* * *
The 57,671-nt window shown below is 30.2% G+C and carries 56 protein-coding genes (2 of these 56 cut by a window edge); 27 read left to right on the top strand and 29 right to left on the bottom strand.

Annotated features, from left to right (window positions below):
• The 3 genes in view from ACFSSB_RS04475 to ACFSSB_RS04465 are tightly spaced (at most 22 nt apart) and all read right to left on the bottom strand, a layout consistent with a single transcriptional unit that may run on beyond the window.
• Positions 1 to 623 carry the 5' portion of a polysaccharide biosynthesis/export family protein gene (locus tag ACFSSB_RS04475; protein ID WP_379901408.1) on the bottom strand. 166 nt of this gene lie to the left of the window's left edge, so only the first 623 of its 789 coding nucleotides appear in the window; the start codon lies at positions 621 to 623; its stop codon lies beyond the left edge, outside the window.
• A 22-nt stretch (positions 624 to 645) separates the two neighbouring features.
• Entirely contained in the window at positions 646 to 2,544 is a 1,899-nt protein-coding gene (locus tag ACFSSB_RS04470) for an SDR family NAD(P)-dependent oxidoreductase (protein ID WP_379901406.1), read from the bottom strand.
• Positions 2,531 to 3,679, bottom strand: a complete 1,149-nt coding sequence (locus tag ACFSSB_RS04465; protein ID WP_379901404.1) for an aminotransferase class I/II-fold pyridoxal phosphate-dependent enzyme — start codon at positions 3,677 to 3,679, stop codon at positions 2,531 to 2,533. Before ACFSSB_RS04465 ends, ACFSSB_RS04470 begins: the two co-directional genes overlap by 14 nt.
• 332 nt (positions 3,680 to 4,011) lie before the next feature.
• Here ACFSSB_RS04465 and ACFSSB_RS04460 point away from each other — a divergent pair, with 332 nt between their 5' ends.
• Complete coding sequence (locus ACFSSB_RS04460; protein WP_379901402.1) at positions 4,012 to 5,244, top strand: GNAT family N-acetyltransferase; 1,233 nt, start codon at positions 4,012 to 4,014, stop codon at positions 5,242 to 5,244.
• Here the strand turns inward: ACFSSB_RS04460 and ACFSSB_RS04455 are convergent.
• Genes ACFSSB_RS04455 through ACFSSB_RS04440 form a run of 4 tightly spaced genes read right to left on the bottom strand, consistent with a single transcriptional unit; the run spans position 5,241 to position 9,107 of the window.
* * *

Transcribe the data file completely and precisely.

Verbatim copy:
The 57,671-nt window shown below is 30.2% G+C and carries 56 protein-coding genes (2 of these 56 cut by a window edge); 27 read left to right on the top strand and 29 right to left on the bottom strand.

Annotated features, from left to right (window positions below):
• The 3 genes in view from ACFSSB_RS04475 to ACFSSB_RS04465 are tightly spaced (at most 22 nt apart) and all read right to left on the bottom strand, a layout consistent with a single transcriptional unit that may run on beyond the window.
• Positions 1 to 623 carry the 5' portion of a polysaccharide biosynthesis/export family protein gene (locus tag ACFSSB_RS04475; protein ID WP_379901408.1) on the bottom strand. 166 nt of this gene lie to the left of the window's left edge, so only the first 623 of its 789 coding nucleotides appear in the window; the start codon lies at positions 621 to 623; its stop codon lies beyond the left edge, outside the window.
• A 22-nt stretch (positions 624 to 645) separates the two neighbouring features.
• Entirely contained in the window at positions 646 to 2,544 is a 1,899-nt protein-coding gene (locus tag ACFSSB_RS04470) for an SDR family NAD(P)-dependent oxidoreductase (protein ID WP_379901406.1), read from the bottom strand.
• Positions 2,531 to 3,679, bottom strand: a complete 1,149-nt coding sequence (locus tag ACFSSB_RS04465; protein ID WP_379901404.1) for an aminotransferase class I/II-fold pyridoxal phosphate-dependent enzyme — start codon at positions 3,677 to 3,679, stop codon at positions 2,531 to 2,533. Before ACFSSB_RS04465 ends, ACFSSB_RS04470 begins: the two co-directional genes overlap by 14 nt.
• 332 nt (positions 3,680 to 4,011) lie before the next feature.
• Here ACFSSB_RS04465 and ACFSSB_RS04460 point away from each other — a divergent pair, with 332 nt between their 5' ends.
• Complete coding sequence (locus ACFSSB_RS04460; protein WP_379901402.1) at positions 4,012 to 5,244, top strand: GNAT family N-acetyltransferase; 1,233 nt, start codon at positions 4,012 to 4,014, stop codon at positions 5,242 to 5,244.
• Here the strand turns inward: ACFSSB_RS04460 and ACFSSB_RS04455 are convergent.
• Genes ACFSSB_RS04455 through ACFSSB_RS04440 form a run of 4 tightly spaced genes read right to left on the bottom strand, consistent with a single transcriptional unit; the run spans position 5,241 to position 9,107 of the window.